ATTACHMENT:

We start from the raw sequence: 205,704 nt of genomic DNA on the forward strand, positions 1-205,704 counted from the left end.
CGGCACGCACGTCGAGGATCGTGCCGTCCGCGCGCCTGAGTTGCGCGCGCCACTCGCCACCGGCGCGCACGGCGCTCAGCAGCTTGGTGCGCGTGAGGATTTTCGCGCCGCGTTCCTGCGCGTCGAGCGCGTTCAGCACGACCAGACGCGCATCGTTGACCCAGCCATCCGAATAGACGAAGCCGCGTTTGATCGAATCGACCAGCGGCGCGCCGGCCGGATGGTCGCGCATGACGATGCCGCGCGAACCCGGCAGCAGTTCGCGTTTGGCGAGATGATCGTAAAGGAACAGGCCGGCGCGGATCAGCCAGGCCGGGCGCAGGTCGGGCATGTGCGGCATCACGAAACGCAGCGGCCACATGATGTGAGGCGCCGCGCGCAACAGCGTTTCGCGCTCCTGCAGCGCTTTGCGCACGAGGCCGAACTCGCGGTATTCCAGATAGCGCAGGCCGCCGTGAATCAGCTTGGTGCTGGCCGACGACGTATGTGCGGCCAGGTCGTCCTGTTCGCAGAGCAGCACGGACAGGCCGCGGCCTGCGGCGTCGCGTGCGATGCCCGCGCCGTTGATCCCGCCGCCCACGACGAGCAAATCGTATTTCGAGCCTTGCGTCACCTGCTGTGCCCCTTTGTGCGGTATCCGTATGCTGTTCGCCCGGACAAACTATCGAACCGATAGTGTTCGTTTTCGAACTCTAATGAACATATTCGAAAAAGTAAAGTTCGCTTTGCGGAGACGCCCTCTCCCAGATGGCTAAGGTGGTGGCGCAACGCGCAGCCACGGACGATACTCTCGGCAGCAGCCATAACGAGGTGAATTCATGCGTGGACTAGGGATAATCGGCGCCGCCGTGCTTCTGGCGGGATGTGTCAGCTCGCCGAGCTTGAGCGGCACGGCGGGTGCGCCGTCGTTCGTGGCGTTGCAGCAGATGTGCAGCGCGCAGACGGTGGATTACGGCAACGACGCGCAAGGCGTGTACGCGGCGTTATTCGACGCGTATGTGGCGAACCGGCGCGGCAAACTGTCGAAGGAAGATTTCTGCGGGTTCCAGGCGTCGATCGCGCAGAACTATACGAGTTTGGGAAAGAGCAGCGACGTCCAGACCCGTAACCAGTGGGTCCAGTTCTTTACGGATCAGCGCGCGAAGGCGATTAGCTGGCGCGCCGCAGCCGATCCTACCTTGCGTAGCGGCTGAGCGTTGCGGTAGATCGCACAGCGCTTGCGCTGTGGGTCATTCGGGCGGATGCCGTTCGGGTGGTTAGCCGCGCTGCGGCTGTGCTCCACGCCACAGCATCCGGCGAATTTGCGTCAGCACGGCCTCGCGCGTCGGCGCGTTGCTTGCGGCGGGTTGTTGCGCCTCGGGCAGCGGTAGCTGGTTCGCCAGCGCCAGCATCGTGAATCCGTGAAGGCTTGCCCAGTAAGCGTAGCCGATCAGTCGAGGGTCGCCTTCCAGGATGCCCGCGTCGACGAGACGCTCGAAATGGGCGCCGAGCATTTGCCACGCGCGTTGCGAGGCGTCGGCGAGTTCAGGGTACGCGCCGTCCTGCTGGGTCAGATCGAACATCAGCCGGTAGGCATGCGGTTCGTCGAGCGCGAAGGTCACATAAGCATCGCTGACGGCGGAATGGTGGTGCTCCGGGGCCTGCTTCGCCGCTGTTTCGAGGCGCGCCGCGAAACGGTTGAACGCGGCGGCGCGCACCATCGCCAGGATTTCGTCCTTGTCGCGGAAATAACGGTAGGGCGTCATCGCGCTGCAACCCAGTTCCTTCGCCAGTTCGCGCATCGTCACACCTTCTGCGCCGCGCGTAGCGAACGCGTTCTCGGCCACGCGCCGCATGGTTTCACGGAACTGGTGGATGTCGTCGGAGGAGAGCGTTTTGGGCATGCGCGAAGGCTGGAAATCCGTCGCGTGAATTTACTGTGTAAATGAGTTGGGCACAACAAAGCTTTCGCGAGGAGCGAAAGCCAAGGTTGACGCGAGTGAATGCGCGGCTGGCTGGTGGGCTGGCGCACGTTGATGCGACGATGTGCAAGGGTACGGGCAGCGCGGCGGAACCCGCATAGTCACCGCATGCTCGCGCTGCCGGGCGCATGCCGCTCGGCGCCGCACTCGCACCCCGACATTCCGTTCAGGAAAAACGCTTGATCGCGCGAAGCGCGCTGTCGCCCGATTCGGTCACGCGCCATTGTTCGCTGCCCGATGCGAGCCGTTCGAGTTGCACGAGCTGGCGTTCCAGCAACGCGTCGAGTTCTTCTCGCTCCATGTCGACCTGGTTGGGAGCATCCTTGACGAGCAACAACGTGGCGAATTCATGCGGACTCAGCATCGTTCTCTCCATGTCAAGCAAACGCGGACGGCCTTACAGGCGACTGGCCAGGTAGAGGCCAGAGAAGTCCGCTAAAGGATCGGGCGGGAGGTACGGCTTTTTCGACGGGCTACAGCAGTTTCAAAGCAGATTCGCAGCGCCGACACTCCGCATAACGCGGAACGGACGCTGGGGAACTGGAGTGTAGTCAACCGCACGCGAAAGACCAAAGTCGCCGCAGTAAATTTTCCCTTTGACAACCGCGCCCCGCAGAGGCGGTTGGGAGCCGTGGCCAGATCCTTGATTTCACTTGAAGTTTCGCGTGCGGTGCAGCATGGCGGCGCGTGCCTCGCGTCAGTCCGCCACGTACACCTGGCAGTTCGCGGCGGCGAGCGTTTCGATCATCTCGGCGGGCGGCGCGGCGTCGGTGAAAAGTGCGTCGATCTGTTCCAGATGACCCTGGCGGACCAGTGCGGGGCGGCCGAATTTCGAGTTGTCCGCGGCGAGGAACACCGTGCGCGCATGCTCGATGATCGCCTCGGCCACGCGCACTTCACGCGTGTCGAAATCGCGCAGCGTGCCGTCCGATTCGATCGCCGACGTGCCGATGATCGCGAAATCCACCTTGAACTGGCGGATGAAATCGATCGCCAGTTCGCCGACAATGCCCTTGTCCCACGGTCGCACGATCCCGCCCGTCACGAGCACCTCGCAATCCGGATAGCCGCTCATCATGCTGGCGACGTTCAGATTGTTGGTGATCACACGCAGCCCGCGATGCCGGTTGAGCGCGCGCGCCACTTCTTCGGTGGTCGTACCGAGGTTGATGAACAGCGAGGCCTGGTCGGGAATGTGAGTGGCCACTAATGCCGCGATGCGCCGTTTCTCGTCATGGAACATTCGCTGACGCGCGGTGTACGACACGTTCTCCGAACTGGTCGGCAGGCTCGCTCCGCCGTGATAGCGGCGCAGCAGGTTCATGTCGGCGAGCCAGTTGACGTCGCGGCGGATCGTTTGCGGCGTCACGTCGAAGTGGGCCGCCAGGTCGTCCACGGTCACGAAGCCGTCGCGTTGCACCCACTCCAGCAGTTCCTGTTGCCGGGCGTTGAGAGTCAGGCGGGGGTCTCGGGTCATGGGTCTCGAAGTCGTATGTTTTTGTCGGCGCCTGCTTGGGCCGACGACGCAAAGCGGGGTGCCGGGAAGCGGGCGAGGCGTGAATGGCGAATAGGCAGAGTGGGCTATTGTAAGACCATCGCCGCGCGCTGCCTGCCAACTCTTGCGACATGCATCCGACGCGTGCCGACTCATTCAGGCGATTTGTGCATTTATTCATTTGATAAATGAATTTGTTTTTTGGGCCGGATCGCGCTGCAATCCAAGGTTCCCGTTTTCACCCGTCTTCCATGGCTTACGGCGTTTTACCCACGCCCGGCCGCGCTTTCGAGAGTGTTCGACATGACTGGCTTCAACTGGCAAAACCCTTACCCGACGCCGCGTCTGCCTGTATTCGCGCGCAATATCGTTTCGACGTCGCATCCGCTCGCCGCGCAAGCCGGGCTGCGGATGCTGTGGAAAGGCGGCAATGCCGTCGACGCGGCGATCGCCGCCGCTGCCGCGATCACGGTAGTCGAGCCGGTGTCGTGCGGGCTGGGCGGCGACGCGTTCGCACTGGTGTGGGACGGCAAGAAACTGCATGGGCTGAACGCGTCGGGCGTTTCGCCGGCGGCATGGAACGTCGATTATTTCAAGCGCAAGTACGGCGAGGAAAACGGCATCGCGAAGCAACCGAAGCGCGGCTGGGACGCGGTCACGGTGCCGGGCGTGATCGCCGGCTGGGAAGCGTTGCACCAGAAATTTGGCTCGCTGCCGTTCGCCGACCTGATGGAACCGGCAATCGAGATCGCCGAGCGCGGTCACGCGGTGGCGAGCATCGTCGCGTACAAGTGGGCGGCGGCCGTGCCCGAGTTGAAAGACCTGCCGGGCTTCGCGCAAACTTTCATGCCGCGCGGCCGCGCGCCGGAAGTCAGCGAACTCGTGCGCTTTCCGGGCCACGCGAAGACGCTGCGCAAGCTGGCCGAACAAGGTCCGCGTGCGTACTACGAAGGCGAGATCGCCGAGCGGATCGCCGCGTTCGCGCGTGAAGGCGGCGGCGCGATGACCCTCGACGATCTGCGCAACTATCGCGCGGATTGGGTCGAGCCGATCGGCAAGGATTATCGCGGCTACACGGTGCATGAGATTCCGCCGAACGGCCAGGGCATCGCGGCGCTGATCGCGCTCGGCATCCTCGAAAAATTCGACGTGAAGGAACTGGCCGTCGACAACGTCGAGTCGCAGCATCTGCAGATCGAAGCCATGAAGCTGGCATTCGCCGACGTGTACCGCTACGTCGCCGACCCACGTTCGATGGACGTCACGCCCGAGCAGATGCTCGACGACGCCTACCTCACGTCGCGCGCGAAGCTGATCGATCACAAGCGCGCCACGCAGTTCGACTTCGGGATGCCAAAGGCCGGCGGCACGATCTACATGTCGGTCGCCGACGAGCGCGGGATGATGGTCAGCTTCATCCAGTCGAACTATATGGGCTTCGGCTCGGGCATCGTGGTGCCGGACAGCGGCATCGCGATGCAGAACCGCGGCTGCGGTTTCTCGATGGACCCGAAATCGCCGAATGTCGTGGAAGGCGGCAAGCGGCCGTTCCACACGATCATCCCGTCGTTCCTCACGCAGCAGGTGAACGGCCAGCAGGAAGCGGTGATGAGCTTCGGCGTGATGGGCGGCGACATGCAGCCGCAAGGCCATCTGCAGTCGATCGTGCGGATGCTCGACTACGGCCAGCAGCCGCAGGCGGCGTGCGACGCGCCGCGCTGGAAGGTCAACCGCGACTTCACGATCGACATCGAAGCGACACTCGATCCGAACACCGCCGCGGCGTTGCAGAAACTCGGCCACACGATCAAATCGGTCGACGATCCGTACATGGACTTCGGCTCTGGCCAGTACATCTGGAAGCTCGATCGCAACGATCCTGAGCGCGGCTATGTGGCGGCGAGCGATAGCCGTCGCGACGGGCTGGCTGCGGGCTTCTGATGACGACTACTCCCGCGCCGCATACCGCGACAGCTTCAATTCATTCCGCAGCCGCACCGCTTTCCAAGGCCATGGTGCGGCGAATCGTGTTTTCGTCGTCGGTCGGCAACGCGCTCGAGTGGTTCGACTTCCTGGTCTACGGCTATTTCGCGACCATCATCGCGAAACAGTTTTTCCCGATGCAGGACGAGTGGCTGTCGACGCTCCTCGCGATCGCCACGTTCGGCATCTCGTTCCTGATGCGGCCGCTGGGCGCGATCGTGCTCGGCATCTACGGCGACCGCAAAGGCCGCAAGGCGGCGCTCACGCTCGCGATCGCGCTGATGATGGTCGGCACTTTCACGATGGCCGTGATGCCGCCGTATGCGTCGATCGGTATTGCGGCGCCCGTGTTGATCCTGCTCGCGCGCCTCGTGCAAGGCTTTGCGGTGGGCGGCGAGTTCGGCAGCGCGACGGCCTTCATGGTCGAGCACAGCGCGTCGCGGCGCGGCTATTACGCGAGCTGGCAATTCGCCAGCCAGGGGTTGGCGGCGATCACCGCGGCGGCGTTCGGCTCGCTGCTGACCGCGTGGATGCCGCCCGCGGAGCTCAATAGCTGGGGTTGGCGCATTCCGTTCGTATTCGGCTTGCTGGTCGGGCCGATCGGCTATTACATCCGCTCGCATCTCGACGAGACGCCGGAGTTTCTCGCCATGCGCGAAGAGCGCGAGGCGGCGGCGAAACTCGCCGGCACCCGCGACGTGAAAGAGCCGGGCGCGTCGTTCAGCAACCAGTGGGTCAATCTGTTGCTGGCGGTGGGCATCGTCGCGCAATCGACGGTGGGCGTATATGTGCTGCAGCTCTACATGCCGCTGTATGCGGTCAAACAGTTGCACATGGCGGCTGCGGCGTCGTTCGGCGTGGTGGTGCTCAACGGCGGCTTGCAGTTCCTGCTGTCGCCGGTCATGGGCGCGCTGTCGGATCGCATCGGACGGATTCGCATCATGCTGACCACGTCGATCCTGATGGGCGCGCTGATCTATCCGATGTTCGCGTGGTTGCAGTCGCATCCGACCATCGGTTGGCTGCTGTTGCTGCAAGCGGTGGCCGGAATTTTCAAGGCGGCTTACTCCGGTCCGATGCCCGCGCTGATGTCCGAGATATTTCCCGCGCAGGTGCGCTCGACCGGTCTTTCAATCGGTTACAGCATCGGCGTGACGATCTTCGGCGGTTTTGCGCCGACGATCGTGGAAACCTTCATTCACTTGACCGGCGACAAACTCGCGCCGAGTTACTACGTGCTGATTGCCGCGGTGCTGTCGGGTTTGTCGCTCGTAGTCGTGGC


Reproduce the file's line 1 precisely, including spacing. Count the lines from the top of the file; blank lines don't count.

We start from the raw sequence: 205,704 nt of genomic DNA on the forward strand, positions 1-205,704 counted from the left end.